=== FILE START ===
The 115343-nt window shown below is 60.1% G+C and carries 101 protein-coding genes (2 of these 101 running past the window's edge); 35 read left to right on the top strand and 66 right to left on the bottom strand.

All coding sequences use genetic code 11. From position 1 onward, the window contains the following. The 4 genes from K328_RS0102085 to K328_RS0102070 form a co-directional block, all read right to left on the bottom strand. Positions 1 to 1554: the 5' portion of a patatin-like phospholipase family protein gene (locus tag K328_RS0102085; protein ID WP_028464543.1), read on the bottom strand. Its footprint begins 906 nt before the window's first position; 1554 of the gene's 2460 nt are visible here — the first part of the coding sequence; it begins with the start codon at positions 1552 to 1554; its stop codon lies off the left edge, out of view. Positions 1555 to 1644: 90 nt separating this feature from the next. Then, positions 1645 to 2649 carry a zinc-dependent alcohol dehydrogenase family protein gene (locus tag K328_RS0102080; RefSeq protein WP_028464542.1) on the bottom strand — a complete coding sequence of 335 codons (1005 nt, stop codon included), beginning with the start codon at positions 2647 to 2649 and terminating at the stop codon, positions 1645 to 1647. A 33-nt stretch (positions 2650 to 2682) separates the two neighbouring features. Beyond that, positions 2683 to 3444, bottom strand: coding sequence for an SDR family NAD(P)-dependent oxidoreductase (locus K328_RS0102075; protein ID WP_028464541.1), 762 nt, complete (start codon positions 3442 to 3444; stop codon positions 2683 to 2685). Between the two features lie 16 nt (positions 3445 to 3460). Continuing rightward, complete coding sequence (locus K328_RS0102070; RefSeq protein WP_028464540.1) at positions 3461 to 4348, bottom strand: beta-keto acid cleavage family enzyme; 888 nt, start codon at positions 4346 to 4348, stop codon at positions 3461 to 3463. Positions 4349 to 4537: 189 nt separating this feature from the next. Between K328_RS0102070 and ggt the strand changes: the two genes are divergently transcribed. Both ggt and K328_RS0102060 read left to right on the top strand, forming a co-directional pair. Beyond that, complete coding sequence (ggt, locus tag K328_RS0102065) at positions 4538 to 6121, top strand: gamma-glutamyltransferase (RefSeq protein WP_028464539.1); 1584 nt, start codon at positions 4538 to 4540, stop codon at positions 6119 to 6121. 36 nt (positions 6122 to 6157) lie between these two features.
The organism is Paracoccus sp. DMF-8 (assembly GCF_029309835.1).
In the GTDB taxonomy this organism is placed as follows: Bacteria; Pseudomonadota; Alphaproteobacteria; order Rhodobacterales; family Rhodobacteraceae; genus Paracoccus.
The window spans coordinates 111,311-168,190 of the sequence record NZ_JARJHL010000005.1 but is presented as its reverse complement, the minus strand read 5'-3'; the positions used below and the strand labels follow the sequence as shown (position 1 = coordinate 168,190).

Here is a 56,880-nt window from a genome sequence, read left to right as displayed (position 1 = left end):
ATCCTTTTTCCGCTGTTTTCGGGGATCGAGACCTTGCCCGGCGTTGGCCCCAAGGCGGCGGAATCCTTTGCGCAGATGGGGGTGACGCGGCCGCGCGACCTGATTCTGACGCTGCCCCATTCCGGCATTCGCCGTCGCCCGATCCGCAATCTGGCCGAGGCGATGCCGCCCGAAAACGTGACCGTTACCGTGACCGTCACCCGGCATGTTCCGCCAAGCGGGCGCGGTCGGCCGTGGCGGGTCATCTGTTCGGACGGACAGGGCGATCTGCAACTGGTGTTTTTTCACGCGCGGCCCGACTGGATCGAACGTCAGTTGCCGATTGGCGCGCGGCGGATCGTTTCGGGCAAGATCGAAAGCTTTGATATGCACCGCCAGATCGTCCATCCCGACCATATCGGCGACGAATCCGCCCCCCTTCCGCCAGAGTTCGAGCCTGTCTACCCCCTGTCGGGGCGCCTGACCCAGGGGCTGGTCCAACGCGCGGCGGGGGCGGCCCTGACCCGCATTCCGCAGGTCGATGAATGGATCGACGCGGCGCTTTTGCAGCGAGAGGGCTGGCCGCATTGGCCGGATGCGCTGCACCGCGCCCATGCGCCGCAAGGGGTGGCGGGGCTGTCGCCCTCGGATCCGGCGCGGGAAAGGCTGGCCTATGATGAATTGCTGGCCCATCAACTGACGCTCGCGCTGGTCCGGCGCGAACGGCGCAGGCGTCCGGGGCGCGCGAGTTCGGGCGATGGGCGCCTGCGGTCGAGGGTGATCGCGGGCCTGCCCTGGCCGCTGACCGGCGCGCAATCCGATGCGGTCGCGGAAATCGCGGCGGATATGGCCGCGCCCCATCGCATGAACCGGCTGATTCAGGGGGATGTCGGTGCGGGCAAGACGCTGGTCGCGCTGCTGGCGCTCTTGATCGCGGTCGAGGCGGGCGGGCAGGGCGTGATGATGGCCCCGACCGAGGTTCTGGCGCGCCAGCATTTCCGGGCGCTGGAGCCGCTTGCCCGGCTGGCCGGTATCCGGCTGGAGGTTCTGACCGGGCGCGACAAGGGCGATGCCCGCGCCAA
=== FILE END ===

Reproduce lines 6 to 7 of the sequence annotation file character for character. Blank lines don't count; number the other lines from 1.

Here is a 56,880-nt window from a genome sequence, read left to right as displayed (position 1 = left end):
ATCCTTTTTCCGCTGTTTTCGGGGATCGAGACCTTGCCCGGCGTTGGCCCCAAGGCGGCGGAATCCTTTGCGCAGATGGGGGTGACGCGGCCGCGCGACCTGATTCTGACGCTGCCCCATTCCGGCATTCGCCGTCGCCCGATCCGCAATCTGGCCGAGGCGATGCCGCCCGAAAACGTGACCGTTACCGTGACCGTCACCCGGCATGTTCCGCCAAGCGGGCGCGGTCGGCCGTGGCGGGTCATCTGTTCGGACGGACAGGGCGATCTGCAACTGGTGTTTTTTCACGCGCGGCCCGACTGGATCGAACGTCAGTTGCCGATTGGCGCGCGGCGGATCGTTTCGGGCAAGATCGAAAGCTTTGATATGCACCGCCAGATCGTCCATCCCGACCATATCGGCGACGAATCCGCCCCCCTTCCGCCAGAGTTCGAGCCTGTCTACCCCCTGTCGGGGCGCCTGACCCAGGGGCTGGTCCAACGCGCGGCGGGGGCGGCCCTGACCCGCATTCCGCAGGTCGATGAATGGATCGACGCGGCGCTTTTGCAGCGAGAGGGCTGGCCGCATTGGCCGGATGCGCTGCACCGCGCCCATGCGCCGCAAGGGGTGGCGGGGCTGTCGCCCTCGGATCCGGCGCGGGAAAGGCTGGCCTATGATGAATTGCTGGCCCATCAACTGACGCTCGCGCTGGTCCGGCGCGAACGGCGCAGGCGTCCGGGGCGCGCGAGTTCGGGCGATGGGCGCCTGCGGTCGAGGGTGATCGCGGGCCTGCCCTGGCCGCTGACCGGCGCGCAATCCGATGCGGTCGCGGAAATCGCGGCGGATATGGCCGCGCCCCATCGCATGAACCGGCTGATTCAGGGGGATGTCGGTGCGGGCAAGACGCTGGTCGCGCTGCTGGCGCTCTTGATCGCGGTCGAGGCGGGCGGGCAGGGCGTGATGATGGCCCCGACCGAGGTTCTGGCGCGCCAGCATTTCCGGGCGCTGGAGCCGCTTGCCCGGCTGGCCGGTATCCGGCTGGAGGTTCTGACCGGGCGCGACAAGGGCGATGCCCGCGCCAA